'DON'T vote for Nazis,' shout the posters plastered all over Brixton High Street. It seems highly unlikely that anyone in Brixton would vote Nazi, but even if someone wanted to, the posters would make no difference, for there are no far right candidates standing anywhere in the area. So what is the point of them?
What, indeed, is the point of the whole anti-Nazi campaign? Ever since Derek Beackon won the Millwall by-election last September, a veritable anti-BNP industry has emerged. Journalists and television producers have fallen over themselves to provide us with another expose of racism in East London. Politicians have queued up to proclaim their abhorrence of Nazis. The TUC and the Anti-Nazi League have vied with each other to hold anti-BNP marches.
I would be the first to acknowledge that racism is a central feature of Britain today. From the harassment of 'illegal' immigrants by police and immigration officers to the gut-chauvinism spouted by senior politicians, xenophobia and racism reach to the heart of British life. But this is not the kind of racism anti-Nazis want to talk about. It is contemptuously dismissed as 'soft' racism and unimportant compared with the real struggle against the 'hard' racists - the BNP.
Indeed, such is the obsession with the Nazi threat that racism becomes news only if it can be associated with the BNP. Last year the media made much of the fact that racist attacks had risen sharply in South-east London, pointing out that the BNP had opened up a bookshop in the area. Last week it was revealed that racist attacks in Islington had jumped by 20 per cent, without any known BNP involvement. These figures were largely ignored. The only racist that counts, apparently, is one wearing a swastika armband.
The distinction between 'hard' and 'soft' racism has no bearing on reality. The vast majority of racist attacks in this country are carried out by people with no links to Nazi groups. The BNP plays no part in the killing of Joy Gardner, nor in the inhuman treatment of refugees locked away in Britain's detention centres. So-called 'soft' racism is more brutal, degrading and pervasive than 'hard' racism.
But then, the real point about the anti-BNP campaign is not that it fights racism but that it invests its supporters with moral legitimacy. Nearly everyone abhors fascism. This makes anti-fascism an invaluable ideology in an age when there is a widespread distrust of politicians and political activists. For politicians needing to earn a few Brownie points, knocking the BNP makes populist sense. For the left, feeling isolated in the post-Communist era, anti-fascism gives the illusion of being part of a great movement again.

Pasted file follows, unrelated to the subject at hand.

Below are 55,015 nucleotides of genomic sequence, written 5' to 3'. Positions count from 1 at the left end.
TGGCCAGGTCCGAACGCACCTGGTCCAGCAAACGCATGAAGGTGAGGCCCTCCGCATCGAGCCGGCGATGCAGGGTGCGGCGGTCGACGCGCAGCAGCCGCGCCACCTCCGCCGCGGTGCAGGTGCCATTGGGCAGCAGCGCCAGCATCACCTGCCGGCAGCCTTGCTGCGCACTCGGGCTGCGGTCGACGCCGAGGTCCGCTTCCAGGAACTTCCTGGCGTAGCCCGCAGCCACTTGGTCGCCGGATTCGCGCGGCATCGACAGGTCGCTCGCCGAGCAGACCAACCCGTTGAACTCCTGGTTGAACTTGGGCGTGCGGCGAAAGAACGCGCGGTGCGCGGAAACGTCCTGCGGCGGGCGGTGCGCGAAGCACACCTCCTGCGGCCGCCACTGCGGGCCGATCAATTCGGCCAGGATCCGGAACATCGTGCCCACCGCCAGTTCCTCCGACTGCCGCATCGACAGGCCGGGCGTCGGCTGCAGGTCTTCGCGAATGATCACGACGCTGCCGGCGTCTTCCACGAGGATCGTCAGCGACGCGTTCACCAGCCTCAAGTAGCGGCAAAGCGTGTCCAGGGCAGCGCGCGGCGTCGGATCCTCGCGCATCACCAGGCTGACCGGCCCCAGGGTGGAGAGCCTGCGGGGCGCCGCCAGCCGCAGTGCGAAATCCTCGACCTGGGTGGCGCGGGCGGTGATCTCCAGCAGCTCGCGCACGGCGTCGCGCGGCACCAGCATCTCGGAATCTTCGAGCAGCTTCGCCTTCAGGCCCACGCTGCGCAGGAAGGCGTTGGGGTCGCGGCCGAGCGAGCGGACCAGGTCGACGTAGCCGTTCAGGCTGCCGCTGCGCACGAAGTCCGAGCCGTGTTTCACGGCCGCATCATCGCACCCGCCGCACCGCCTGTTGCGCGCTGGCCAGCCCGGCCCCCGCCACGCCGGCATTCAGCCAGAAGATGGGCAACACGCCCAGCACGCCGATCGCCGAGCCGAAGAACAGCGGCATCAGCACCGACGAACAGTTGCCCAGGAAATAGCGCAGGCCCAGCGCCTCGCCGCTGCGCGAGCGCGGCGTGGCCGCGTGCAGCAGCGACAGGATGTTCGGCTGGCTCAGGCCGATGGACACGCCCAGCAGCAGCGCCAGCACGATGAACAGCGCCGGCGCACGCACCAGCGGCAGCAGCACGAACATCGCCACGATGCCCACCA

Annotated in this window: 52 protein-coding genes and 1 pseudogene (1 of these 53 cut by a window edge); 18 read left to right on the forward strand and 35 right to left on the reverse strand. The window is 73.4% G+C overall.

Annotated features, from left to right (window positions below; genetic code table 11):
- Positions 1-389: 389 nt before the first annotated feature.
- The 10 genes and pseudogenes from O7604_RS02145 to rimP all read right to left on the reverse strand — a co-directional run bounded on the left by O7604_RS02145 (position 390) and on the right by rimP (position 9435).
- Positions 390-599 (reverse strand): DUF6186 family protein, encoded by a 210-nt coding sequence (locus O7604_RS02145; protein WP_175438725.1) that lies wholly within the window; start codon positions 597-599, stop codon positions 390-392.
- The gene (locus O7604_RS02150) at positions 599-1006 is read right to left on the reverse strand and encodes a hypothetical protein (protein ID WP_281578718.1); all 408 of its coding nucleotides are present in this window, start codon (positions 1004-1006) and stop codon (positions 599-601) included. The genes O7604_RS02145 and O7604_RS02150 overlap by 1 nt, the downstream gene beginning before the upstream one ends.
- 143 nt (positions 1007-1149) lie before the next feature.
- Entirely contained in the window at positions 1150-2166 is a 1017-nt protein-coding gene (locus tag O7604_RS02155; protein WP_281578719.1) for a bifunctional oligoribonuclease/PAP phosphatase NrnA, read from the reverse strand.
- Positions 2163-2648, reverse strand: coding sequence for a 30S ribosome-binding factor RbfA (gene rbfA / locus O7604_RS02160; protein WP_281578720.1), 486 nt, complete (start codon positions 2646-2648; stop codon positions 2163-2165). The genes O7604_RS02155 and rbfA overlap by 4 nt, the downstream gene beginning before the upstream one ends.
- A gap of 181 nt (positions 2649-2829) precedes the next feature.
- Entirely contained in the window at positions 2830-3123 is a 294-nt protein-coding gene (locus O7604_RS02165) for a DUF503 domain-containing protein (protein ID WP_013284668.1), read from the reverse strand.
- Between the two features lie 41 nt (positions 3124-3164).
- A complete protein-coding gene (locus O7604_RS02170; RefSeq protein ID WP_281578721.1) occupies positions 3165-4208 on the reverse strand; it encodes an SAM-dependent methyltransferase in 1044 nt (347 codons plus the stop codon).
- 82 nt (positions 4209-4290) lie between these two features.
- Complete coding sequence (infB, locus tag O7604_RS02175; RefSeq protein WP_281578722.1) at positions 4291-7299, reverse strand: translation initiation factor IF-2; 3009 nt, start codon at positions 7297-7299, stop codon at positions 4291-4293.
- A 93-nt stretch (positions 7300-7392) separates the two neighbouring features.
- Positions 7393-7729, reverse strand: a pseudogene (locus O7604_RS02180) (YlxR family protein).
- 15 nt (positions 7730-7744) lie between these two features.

At the heart of the anti-fascist argument is the idea that the BNP is alien to the British political tradition. 'They are not one of us,' is the message. This view of the BNP as a virus polluting an otherwise healthy body politic allows the mainstream political parties to claim extra credibility. It is striking that in Tower Hamlets none of the main parties is campaigning on its own merit. Rather, there has been an unseemly scramble to promote each of themselves as the one best placed to stop the BNP. 'Our own record may be unsavoury,' seems to be the message, 'but at least we hate Nazis.'
For the anti-racist movement the anti-BNP campaign provides a route to respectability. In the past anti-racists were often pilloried as 'extremists' or 'loony left'. No longer. Recasting anti-racism as anti-Nazism has made it acceptable because it has touched a chord in a nation busy replaying the Second World War. Contemporary anti-fascism is less a fight against racism than a nostalgic harking back to the glory days of the wartime effort against Hitler.
'We fought the Nazis then and won. Fight them again and win.' So reads one anti-BNP poster. And, just to ram home the point, it juxtaposes a picture of Adolf Hitler with that of a young BNP thug. The anti-BNP campaign simply provides an affirmation of a sentiment that has been central to British political culture throughout the post-war years.
The main losers in all this are those at the sharp end of racism. The obsessive concern with the BNP has helped to sweep under the carpet the real problems that black people face. The consequence of the anti-BNP campaign is to make the so-called 'soft racism' that much more acceptable.
One of the key arguments in the anti-BNP campaign is that if the party wins two more seats in Millwall, it will succeed in gaining control of the pounds 23m Isle of Dogs budget. But the truth is that, however odious the BNP may be, of all the parties standing in tomorrow's local elections, it is among the least responsible for creating the climate of racism that now grips Tower Hamlets.
It is, after all, the Tories who have presided over the economic crisis that has led to mass unemployment and deteriorating housing, and whose immigration legislation has helped to whip up racist fears. It is the Labour Party which has abandoned its working-class constituency, having previously imbued it with narrow-minded parochial prejudices that could easily take a racist form. And it is the Liberal Democrats who have shamelessly played the race card in Tower Hamlets' local elections over the past eight years. Yet such facts are swept aside in the political stampede to 'stop the BNP'.
Behind the anti-fascist facade, the mainstream parties continue to pander to the same old prejudices. Labour's manifesto for the Isle of Dogs, for instance, refers to the needs of 'local people' 11 times. In the language of Tower Hamlets, 'local people' is the politically correct term for 'whites'. This is not a 'soft racism', simply a more dishonest one. And that is what makes it that much more important to combat.
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